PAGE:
Archaeologists long underestimated early hominins
Hominins of the Lower Paleolithic are much more like modern humans than was previously thought. By 300,000 years ago, Homo heidelbergensis in Schöningen used highly sophisticated weapons and tools.
|View on the ongoing excavations at Schöningen in 2014 [Credit: Jordi Serangeli]|
The excavations in the open-cast coal mine in Schöningen running from 1994 until today show that we have long underestimated the cultural capacities of Homo heidelbergensis.
|Spear II and horse bones at the interface of the calcareous marl and the peat-like organic horizon. The photo was taken |
when the new finds were presented on November 1, 1995 [Credit: Nicholas J. Conard. Plan: Utz Böhner]
Since 2008 Professor Nicholas Conard and Dr. Jordi Serangeli of the University of Tübingen have led the excavations with a major international research team in close cooperation with the Cultural Heritage Office of Lower Saxony.
|Part of a skull with horn from a water buffalo (Bubalus murrensis) from Schöningen 12 II-1. |
The maximal width is approximately 87 cm [Credit: Jordi Serangeli]
This assemblage of wooden tools is unique in terms of its great age and diversity. Papers present the stone tools and many newly discovered bone tools from Schöningen that greatly expand our knowledge of the material culture of the Lower Paleolithic.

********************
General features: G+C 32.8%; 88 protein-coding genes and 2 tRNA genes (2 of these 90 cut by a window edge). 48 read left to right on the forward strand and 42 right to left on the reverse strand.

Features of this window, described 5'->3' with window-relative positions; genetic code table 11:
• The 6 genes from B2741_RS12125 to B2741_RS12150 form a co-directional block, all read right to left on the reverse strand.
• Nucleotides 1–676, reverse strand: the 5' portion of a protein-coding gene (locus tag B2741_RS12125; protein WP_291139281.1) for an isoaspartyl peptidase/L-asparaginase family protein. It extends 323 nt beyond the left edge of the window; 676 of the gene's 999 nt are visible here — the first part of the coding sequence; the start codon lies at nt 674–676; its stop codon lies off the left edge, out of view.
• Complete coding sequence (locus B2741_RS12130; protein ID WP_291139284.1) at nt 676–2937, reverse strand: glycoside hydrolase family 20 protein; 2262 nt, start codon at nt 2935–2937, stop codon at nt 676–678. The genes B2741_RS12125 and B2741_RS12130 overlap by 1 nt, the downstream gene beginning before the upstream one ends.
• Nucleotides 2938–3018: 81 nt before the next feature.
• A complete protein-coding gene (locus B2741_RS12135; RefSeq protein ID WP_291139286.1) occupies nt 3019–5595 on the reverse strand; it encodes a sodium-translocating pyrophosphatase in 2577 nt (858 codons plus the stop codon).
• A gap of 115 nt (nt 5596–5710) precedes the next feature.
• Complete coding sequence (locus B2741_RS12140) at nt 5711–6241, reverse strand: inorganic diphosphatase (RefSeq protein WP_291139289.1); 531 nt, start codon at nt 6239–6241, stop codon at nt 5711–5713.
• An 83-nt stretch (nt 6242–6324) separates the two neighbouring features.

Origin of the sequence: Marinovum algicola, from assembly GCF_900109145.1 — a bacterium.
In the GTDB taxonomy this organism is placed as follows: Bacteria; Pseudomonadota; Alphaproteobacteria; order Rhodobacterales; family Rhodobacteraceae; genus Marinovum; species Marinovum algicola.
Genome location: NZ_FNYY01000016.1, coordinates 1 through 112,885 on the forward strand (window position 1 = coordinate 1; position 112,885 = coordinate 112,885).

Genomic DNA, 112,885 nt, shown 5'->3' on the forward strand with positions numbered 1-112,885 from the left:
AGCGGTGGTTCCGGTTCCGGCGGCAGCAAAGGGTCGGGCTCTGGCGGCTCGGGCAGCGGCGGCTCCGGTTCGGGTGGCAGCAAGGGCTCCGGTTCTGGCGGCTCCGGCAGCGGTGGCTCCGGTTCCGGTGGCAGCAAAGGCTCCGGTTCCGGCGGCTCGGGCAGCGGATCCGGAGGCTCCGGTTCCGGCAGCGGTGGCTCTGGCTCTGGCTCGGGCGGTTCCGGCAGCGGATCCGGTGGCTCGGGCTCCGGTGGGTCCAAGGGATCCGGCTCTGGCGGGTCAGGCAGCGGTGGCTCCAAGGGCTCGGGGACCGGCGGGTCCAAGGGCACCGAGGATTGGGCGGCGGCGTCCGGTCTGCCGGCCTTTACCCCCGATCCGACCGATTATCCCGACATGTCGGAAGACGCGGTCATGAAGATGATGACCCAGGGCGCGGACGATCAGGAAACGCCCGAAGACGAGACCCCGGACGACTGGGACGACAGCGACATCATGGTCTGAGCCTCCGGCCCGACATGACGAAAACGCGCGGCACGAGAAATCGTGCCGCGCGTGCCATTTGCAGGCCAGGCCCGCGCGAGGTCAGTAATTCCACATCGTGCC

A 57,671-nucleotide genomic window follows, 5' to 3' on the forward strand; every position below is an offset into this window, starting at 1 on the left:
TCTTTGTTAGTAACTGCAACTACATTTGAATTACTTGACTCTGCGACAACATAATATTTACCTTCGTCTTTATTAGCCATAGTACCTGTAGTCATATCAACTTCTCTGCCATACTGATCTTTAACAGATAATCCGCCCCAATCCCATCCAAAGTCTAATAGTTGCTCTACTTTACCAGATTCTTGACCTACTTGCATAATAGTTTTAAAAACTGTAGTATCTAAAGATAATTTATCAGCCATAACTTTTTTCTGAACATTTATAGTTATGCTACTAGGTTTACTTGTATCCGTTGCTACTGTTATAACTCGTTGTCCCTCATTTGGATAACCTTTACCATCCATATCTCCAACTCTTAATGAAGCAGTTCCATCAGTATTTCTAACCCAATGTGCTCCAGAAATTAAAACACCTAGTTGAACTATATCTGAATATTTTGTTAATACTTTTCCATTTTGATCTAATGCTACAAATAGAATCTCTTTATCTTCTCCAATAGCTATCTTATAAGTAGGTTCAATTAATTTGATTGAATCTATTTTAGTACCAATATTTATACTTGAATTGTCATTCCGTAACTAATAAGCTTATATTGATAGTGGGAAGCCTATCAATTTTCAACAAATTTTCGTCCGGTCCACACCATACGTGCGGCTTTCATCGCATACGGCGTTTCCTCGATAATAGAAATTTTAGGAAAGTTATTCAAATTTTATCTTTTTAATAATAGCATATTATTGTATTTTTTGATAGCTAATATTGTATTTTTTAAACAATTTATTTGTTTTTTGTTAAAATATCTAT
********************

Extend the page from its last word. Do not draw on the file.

|Teeth of a young sabertooth cat (Homotherium latidens) [Credit: Volker Minkus]|
The many artifacts made from bone include a hammering tool made from the humerus of a sabertooth cat (Homotherium latidens). This find is the only one of its kind every recovered.
|Bone of an older and stronger sabertooth cat (Homotherium latidens),which was used as a hammering tool |
[Credit: Volker Minkus]
Researchers from Tübingen used innovative methods (Mikromorphologie, Fourier- Transformations-Infrarotspektrometer, organische Petrologie und Thermolumineszenz) to refute this claim.
|Schöningen 13 II-4, Spear Horizon. Concentration of mammal fauna with flint artifact (scaper) on top |
[Credit: Klaus Cornelius]
|Reconstruction of Homo heidelbergensis [Credit: WikiCommons]|
Source: University of Tübingen [January 29, 2016]